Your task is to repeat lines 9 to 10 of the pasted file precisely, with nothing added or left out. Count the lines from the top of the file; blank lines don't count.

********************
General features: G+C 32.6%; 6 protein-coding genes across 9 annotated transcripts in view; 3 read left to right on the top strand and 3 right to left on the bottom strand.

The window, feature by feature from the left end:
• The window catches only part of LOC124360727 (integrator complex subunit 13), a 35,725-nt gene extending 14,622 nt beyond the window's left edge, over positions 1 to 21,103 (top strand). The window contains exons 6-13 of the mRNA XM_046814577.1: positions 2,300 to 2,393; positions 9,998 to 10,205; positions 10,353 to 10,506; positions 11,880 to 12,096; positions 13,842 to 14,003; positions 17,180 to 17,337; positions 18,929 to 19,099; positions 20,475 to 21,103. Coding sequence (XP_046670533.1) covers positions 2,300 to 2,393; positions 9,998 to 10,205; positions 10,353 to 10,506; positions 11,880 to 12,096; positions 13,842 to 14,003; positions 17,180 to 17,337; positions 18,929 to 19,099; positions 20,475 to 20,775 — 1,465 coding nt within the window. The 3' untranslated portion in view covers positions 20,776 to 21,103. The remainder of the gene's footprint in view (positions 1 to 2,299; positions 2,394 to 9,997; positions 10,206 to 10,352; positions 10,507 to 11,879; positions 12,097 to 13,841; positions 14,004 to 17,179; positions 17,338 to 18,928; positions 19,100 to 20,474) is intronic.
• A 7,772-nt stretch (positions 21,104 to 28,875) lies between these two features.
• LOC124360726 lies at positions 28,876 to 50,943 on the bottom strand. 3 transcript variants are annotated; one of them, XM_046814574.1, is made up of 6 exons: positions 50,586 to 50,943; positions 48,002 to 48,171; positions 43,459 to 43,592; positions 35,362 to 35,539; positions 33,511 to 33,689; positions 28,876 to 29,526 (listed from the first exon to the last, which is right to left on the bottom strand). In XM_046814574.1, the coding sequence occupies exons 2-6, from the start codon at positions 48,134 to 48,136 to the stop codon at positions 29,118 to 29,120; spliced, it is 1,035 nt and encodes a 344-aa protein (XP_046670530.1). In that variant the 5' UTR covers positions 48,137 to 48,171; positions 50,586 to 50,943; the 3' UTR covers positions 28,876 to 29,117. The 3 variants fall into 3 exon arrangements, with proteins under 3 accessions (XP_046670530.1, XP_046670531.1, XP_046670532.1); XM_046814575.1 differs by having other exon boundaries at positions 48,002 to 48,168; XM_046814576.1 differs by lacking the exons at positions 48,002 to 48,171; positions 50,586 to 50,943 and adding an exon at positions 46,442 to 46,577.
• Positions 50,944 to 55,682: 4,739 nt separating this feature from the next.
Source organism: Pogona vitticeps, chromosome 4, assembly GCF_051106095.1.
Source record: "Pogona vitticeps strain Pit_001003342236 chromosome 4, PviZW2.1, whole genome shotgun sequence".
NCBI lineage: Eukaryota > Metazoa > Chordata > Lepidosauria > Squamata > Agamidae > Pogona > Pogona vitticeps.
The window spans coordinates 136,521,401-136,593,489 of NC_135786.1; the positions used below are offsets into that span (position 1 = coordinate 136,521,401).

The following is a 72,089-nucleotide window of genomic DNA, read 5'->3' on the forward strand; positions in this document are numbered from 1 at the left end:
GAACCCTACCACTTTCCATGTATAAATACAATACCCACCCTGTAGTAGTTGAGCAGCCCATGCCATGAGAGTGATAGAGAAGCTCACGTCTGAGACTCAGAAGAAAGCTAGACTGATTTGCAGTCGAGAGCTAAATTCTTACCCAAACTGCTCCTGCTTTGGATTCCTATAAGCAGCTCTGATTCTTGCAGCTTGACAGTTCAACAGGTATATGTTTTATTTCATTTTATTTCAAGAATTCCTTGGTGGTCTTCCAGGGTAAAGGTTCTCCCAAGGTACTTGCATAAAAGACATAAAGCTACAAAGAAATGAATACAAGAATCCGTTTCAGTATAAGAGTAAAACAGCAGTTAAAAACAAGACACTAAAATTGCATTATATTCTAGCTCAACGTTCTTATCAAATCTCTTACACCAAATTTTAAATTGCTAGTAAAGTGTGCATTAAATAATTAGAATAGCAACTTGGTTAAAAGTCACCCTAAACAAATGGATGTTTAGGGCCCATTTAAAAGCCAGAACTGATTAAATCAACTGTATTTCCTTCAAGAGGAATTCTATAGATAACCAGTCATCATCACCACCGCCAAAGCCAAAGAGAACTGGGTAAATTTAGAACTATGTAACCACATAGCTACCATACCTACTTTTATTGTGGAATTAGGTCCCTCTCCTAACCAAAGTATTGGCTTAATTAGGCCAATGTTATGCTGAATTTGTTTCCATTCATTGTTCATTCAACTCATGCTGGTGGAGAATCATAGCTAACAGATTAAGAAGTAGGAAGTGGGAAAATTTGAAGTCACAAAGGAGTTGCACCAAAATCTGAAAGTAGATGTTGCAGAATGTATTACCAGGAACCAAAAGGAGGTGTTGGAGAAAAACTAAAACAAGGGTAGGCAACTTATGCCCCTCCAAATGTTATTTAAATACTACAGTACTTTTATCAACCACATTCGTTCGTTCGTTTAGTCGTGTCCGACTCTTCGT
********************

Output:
NCBI lineage: Eukaryota > Metazoa > Chordata > Lepidosauria > Squamata > Agamidae > Pogona > Pogona vitticeps.
The window spans coordinates 136,521,401-136,593,489 of NC_135786.1; the positions used below are offsets into that span (position 1 = coordinate 136,521,401).